Chronic mountain sickness (CMS) is often associated with vascular dysfunction, but the underlying mechanism is unknown. Sleep-disordered breathing (SDB) frequently occurs at high altitude. At low altitude, SDB causes vascular dysfunction. Moreover, in SDB, transient elevations of right-sided cardiac pressure may cause right-to-left shunting in the presence of a patent foramen ovale (PFO) and, in turn, further aggravate hypoxemia and pulmonary hypertension. We speculated that SDB and nocturnal hypoxemia are more pronounced in patients with CMS compared with healthy high-altitude dwellers, and are related to vascular dysfunction.
We performed overnight sleep recordings, and measured systemic and pulmonary artery pressure in 23 patients with CMS (mean ± SD age, 52.8 ± 9.8 y) and 12 healthy control subjects (47.8 ± 7.8 y) at 3,600 m. In a subgroup of 15 subjects with SDB, we assessed the presence of a PFO with transesophageal echocardiography.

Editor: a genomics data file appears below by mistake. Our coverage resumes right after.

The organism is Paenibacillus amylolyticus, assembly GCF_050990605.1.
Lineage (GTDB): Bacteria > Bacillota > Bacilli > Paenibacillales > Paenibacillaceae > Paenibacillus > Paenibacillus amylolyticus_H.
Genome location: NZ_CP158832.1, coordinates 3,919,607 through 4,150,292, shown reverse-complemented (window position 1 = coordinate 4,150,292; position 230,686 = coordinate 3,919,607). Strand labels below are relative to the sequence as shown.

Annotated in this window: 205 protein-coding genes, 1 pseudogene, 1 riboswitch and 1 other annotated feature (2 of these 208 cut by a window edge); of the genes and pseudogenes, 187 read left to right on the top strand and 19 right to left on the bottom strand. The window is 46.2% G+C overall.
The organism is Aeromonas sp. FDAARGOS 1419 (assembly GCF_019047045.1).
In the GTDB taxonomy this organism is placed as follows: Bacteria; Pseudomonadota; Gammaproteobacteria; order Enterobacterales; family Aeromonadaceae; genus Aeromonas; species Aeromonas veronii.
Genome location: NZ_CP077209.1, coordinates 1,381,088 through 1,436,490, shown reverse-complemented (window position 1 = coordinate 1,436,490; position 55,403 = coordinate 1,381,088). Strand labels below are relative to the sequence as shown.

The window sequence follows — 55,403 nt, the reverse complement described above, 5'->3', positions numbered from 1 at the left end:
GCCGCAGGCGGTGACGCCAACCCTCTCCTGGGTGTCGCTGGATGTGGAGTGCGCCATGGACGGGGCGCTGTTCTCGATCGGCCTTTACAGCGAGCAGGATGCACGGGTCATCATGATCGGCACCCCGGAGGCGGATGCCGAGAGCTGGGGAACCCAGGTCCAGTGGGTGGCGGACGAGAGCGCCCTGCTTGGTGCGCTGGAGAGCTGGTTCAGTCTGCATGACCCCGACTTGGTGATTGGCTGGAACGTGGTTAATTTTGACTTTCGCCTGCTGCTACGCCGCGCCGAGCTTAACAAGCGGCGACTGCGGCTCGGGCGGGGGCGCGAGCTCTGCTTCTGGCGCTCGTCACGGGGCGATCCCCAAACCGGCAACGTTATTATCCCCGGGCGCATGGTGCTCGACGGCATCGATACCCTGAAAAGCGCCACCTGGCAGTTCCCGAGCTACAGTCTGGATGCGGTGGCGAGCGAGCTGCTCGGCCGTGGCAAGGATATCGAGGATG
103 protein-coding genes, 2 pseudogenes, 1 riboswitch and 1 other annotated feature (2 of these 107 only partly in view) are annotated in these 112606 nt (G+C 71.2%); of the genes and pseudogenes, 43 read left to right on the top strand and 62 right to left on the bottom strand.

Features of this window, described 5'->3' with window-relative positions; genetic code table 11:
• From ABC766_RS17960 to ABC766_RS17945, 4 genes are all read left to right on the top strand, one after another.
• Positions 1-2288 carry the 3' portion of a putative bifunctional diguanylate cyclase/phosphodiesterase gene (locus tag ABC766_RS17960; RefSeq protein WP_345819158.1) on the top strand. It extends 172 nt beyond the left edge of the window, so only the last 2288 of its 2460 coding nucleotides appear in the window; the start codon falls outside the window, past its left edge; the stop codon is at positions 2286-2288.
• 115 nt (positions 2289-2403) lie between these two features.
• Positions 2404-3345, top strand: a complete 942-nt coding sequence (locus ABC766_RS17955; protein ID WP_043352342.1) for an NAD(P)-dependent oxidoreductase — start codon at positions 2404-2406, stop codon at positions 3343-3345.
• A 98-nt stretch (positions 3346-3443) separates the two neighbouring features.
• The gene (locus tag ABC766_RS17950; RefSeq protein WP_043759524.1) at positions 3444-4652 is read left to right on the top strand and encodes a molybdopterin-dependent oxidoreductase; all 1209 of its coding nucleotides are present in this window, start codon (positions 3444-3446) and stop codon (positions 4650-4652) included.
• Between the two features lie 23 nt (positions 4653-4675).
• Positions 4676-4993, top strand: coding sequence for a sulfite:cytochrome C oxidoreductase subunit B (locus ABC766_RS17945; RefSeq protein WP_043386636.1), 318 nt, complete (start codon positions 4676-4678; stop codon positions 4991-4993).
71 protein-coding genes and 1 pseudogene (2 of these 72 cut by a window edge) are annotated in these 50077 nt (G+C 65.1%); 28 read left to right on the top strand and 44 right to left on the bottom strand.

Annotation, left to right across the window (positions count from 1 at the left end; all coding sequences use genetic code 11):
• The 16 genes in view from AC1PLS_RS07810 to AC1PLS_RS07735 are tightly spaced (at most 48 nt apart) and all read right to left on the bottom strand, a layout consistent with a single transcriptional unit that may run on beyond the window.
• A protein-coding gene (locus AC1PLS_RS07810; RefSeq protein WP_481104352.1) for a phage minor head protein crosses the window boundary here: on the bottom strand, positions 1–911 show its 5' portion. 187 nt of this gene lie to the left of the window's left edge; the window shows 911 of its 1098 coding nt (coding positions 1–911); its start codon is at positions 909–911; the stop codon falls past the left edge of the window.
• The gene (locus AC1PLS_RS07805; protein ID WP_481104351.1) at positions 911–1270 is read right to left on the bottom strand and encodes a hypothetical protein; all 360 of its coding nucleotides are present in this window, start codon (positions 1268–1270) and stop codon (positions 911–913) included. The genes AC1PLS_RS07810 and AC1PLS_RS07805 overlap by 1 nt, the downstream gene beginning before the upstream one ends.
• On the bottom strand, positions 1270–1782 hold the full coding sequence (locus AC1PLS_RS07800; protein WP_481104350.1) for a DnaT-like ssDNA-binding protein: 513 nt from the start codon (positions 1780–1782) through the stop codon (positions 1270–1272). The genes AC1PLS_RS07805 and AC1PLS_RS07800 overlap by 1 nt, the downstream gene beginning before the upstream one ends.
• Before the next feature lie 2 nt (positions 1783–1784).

The major new findings were that in patients with CMS, (1) SDB and nocturnal hypoxemia was more severe (P < .01) than in control subjects (apnea-hypopnea index [AHI], 38.9 ± 25.5 vs 14.3 ± 7.8 number of events per hour [nb/h]; arterial oxygen saturation, 80.2% ± 3.6% vs 86.8% ± 1.7%, CMS vs control group), and (2) AHI was directly correlated with systemic blood pressure (r = 0.5216; P = .001) and pulmonary artery pressure (r = 0.4497; P = .024). PFO was associated with more severe SDB (AHI, 48.8 ± 24.7 vs 14.8 ± 7.3 nb/h; P = .013, PFO vs no PFO) and hypoxemia.
SDB and nocturnal hypoxemia are more severe in patients with CMS than in control subjects and are associated with systemic and pulmonary vascular dysfunction. The presence of a PFO appeared to further aggravate SDB. Closure of the PFO may improve SDB, hypoxemia, and vascular dysfunction in patients with CMS.
ClinicalTrials.gov; No.: NCT01182792; URL: www.clinicaltrials.gov;